Alexandria Digital Research Library

Scalable automated evasive malware analysis

Kirat, Dhilung Hang
Degree Grantor:
University of California, Santa Barbara. Computer Science
Degree Supervisor:
Giovanni Vigna and Christopher Kruegel
Place of Publication:
[Santa Barbara, Calif.]
University of California, Santa Barbara
Creation Date:
Issued Date:
Computer science
Computer security
Evasive malware
Malware analysis
Signal processing
Bare metal
Dissertations, Academic and Online resources
Ph.D.--University of California, Santa Barbara, 2015

The threat landscape of malicious applications, or malware, is persistently growing and evolving. Malware has become one of the major offensive components of the global cybersecurity threat. Accurate understanding of malware behavior is a crucial step towards developing systems that deter, detect, and defend against malware threats. Unfortunately, the widely deployed signature-based and lightweight static-analysis-based detection techniques (Antivirus) are easily evaded by techniques commonly seen in the wild, such as code obfuscation, packing, and encryption. Recent malware detection systems are moving towards a more robust dynamic analysis approach. These systems execute suspicious samples in a controlled environment, called "sandbox", and observe malicious intent through their dynamic behavior. However, many sophisticated evasive malware samples are evading such analysis by first detecting the analysis environment and then stopping their malicious activities. Because of the sophisticated and evolving techniques used by the malware authors, so far the analysis and detection of evasive malware has been largely a manual process. This manual approach is not scalable to tens of thousands of new malware samples that we observe every day.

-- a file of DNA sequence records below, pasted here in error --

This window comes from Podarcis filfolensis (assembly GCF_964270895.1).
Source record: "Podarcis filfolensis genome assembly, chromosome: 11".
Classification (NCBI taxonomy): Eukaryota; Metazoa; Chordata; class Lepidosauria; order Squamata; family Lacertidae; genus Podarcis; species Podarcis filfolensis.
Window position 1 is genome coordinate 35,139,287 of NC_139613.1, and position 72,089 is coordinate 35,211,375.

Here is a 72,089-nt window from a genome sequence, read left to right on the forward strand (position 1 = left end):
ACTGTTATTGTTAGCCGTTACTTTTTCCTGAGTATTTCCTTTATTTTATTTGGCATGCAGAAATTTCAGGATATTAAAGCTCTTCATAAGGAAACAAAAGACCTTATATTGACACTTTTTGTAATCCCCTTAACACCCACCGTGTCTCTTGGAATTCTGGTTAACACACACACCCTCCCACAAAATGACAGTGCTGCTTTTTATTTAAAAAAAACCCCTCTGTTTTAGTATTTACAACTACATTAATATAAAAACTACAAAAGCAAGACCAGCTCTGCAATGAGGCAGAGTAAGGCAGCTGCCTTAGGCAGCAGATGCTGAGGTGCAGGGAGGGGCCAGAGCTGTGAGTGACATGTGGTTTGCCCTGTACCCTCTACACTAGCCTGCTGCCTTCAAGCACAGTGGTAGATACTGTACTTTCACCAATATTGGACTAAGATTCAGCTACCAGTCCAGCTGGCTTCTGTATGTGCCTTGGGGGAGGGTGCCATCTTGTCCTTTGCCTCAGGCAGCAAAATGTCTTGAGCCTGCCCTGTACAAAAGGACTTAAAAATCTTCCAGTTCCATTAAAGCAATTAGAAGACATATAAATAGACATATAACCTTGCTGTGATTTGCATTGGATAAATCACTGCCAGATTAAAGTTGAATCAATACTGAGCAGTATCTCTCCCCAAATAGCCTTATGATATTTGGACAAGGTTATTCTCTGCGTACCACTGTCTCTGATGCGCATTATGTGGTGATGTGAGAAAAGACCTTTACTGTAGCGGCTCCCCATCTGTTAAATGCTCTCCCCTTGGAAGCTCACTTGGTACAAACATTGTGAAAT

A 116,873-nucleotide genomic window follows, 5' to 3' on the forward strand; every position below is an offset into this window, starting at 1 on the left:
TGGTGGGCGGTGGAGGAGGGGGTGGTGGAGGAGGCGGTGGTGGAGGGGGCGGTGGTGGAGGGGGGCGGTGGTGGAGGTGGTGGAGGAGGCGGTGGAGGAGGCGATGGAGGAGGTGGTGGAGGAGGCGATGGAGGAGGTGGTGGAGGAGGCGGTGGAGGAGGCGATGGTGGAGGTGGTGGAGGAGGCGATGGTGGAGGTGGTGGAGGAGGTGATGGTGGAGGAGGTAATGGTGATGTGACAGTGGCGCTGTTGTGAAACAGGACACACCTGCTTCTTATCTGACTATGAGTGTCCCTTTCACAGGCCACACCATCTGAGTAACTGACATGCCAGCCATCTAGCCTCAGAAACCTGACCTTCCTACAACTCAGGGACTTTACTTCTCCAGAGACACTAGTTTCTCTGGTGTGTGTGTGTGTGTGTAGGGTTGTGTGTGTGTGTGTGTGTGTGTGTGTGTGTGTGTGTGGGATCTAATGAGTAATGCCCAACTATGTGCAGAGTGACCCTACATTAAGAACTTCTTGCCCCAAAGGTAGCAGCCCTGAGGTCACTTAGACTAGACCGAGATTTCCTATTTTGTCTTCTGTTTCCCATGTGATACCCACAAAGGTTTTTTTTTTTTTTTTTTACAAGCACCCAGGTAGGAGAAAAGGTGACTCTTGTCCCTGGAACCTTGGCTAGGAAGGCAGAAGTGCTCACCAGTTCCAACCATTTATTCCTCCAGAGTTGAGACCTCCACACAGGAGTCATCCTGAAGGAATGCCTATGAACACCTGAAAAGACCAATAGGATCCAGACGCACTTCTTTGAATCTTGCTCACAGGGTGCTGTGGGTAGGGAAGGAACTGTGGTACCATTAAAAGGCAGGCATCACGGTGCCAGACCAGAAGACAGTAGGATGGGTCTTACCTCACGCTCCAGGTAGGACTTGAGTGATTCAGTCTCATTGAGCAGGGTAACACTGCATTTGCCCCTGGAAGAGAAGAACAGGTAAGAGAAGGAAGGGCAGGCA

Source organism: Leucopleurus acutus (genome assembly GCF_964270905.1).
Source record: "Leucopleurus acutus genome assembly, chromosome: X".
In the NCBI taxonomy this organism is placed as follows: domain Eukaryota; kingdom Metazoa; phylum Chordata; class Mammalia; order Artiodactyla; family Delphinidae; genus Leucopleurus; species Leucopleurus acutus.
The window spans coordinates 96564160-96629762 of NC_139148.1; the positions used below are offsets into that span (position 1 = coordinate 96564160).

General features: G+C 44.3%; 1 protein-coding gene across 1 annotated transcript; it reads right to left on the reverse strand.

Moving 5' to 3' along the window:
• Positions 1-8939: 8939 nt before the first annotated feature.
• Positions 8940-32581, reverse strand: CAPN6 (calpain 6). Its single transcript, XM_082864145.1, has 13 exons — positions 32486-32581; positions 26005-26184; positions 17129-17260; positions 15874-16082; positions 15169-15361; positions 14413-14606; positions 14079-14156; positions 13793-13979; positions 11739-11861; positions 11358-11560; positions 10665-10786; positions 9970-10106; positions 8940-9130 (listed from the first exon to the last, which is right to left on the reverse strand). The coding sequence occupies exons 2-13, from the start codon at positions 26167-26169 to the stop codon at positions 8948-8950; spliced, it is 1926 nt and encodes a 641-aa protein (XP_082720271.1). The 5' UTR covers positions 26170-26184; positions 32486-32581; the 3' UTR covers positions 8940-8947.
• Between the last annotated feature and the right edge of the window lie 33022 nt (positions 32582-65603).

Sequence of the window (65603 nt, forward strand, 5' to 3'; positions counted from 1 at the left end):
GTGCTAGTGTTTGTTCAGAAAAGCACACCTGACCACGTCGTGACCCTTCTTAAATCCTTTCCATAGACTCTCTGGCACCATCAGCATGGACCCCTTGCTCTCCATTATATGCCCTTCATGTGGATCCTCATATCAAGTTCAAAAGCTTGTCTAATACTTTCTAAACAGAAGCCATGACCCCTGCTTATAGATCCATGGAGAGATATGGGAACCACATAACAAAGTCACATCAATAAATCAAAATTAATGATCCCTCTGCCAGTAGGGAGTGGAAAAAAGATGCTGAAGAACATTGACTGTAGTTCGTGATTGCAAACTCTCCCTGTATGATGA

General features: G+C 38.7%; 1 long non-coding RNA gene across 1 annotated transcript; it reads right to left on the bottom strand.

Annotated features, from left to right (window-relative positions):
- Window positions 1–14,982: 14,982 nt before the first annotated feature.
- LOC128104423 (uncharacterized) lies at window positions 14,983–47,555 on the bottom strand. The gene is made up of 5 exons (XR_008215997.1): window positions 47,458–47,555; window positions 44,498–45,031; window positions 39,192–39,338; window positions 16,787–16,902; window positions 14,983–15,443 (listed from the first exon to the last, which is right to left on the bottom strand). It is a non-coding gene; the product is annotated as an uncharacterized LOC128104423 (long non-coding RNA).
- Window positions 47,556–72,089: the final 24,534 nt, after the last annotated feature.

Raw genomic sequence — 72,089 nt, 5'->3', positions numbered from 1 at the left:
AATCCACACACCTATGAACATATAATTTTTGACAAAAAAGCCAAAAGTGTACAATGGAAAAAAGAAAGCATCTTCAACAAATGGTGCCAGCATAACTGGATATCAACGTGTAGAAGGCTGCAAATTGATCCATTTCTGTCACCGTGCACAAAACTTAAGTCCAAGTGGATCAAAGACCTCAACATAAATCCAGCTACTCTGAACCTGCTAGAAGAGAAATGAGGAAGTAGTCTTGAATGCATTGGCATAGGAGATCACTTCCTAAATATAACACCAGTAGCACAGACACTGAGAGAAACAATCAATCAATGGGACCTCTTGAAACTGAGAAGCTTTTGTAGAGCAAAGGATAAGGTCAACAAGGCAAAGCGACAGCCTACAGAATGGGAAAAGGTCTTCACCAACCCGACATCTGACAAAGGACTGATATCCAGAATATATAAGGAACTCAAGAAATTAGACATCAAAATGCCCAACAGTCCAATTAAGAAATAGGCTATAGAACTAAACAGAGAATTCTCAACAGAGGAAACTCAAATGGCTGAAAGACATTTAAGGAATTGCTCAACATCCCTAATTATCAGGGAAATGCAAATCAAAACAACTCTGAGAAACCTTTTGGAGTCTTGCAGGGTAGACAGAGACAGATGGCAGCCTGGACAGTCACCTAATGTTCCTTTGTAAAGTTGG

In this dissertation, I will present my research on scalable and automated evasive malware analysis. First, I will discuss my work on reducing the input load to a dynamic analyzer and present a static-filter called SIGMAL, which is based on image processing and machine learning algorithms. I will outline a bare metal-based approach to evasive malware analysis. Then, I will describe BAREBOX, a novel technique for improving the scalability of this approach. Next, I will propose a new algorithm for detecting deviation in the malware behaviors among different execution environments. The BARECLOUD project leverages this algorithm and builds a system for automatically detecting realworld evasive malware at a large-scale. Finally, I will present MALGENE, a first step towards the automatic extraction of evasion signatures from evasive malware samples. Given millions of incoming suspicious samples as a daily input, SIGMAL can quickly identify newer and relevant samples, BAREBOX can execute them transparently in a bare metal environment and generate behavior profiles, which BARECLOUD can use to automatically detect evasive samples. Given these evasive samples, MALGENE can automatically extract evasion signatures and cluster them according to the underlying evasion techniques.

Physical Description:
1 online resource (218 pages)
UCSB electronic theses and dissertations
Catalog System Number:
Inc.icon only.dark In Copyright
Copyright Holder:
Dhilung Kirat
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